Continue reading Kemper Norton – Carn […]
Portland, Oregon 19 November 2013
Portland was at it’s finest on Tuesday night, for this sold-out performance of Dirty Three guitarist Mick Turner and indie staple Bill Callahan, who used to make music under the Smog moniker before returning to his given name for a series of well received albums.
We’ve entered the real rainy season in the City Of Roses, but it was clear and frosty night. People huddled against the cold, as a few brave souls sought after extra tickets beneath the Aladdin Theater‘s vintage flashbulb marquee. We were in the last few days of Scorpio, and there was a hidden hush beneath the pre-show exuberance. People are turning inwards, preparing to go indoors for the winter, and we have not yet hit the festiveness of Sagitarrius. There was a feeling of introversion amidst the revelry.
For once, I feel prepared. I had spent the afternoon reviewing Callahan’s
Continue reading Bill Callahan/Mick Turner (live at The Aladdin Theater) […]
On Drifter’s Temple, Plankton Wat takes us on a vision quest through a dream of America’s West Coast. The ghosts of deadheads and time-travelling Rainbow Family gather in ancient sylvan redwood groves, playing the endless groove, while immortal orange-clad Boddhisatvas hold down the pedal note on a tambura. Emerald light slants through the distant canopy; all sense of time is lost.
Dewey Mahood has been constructing homespun new age guitar meditations since 2008, leaving his native northern California for the grey skies of Portland, Or. After departing the popular northwestern psych outfit Eternal Tapestry at the end of 2012, Plankton Wat has become Mahood’s full-time job. He’s released a slew of tapes and CDrs on some of the most prestigious labels of the underground,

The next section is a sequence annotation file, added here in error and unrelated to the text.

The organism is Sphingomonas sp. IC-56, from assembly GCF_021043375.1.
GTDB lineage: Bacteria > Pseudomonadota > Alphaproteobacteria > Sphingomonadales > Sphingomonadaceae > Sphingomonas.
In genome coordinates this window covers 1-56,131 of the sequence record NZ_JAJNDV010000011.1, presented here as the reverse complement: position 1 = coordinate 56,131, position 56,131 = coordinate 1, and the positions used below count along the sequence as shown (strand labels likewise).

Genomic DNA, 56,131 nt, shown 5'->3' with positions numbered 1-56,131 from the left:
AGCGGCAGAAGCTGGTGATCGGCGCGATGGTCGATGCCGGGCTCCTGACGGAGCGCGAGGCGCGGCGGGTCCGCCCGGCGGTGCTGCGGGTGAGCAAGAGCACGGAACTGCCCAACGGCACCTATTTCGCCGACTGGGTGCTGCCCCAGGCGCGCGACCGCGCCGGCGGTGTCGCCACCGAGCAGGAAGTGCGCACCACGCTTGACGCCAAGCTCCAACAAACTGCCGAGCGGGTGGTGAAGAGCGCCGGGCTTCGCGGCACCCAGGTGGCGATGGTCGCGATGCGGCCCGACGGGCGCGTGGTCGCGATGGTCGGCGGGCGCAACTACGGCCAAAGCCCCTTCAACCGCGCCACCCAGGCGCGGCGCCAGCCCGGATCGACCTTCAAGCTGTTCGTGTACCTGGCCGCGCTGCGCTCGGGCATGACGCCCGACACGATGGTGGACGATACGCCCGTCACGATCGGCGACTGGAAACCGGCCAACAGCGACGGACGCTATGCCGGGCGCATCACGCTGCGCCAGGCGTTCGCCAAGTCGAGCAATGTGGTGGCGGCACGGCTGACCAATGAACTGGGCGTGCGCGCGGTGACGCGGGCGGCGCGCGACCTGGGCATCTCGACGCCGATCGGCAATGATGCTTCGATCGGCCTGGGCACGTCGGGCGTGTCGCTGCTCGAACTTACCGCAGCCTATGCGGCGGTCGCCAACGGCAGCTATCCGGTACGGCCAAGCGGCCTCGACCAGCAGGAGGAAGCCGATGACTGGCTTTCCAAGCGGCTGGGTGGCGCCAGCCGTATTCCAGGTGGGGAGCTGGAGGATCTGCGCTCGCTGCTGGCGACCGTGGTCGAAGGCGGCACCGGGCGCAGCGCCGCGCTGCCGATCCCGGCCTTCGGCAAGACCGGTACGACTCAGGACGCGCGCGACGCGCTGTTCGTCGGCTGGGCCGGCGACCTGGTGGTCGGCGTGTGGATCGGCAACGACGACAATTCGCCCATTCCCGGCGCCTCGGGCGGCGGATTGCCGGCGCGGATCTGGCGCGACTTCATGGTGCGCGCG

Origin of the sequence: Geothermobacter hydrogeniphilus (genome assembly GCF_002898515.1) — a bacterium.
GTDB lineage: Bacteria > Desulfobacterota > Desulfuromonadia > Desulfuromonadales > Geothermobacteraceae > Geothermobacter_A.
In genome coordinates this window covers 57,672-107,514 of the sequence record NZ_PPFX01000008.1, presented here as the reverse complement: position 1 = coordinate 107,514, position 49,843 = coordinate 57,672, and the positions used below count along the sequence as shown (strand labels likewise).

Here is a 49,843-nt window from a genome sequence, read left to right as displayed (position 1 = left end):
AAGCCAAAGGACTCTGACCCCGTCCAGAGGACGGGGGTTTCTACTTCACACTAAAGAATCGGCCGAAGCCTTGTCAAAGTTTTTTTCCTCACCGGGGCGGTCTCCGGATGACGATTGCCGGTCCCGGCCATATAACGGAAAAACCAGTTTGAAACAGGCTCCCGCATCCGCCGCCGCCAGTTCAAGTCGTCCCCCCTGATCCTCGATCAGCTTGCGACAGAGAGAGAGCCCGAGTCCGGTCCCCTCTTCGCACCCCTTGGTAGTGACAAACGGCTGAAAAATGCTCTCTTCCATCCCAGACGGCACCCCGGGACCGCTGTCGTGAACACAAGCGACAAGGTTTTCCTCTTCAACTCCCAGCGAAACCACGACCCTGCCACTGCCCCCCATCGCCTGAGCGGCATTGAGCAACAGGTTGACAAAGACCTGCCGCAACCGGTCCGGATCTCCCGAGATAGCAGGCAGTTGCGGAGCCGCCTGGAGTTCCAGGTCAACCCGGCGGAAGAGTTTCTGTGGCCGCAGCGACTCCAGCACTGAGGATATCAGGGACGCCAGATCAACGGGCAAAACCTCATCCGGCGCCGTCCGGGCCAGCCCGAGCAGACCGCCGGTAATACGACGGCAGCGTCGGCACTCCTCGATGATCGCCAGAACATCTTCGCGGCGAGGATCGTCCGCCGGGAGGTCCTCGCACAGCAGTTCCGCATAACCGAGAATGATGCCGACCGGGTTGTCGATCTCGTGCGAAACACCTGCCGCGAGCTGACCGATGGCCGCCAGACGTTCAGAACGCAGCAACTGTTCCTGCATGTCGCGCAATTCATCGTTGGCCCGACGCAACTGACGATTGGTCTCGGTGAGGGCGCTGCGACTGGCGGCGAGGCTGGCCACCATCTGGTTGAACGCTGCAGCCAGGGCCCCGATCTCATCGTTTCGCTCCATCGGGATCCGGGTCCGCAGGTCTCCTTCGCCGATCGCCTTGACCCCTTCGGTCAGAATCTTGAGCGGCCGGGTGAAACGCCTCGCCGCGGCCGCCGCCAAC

Continue reading Plankton Wat – Drifter’s Temple […]
London 15 November 2013
After some mix up on the door where I had to admit to being me twice (not sure why anyone would want or even pretend to be me), I make my way down a crowded staircase into a packed Borderline. I’d not been here since the ill fated Deviants gig a few months earlier so it was good to see the place heaving with people. The audience were a cross between the new psychedelic ‘hippies’ and stoners dressed in their finery, looking at times in a disdainful manner at the older war horses who have been going to these type of gigs when there was maybe only 10 other people in watching the bands in the back room of
Continue reading The Samsara Blues Experiment (live at The Borderline) […]
Full of throat-throttling goodness, this powerhaus trio carves quite a ruckus that effectively fills that massive void of a stage depicted on the cover. Right from the offing Caspar Brötzmann and Marino Pliakas‘s hexagonal arcs seem to leer, goading the somersaulting percussions and hypothermic cymbals of Michael Wertmüller. All three locking horns superbly , notching up quite a temperature, gnawing on each other’s shrapnel-filled halos in screeching brake and spewing turbine. The merest notion of tune, thrown to noisy kinetics and collision.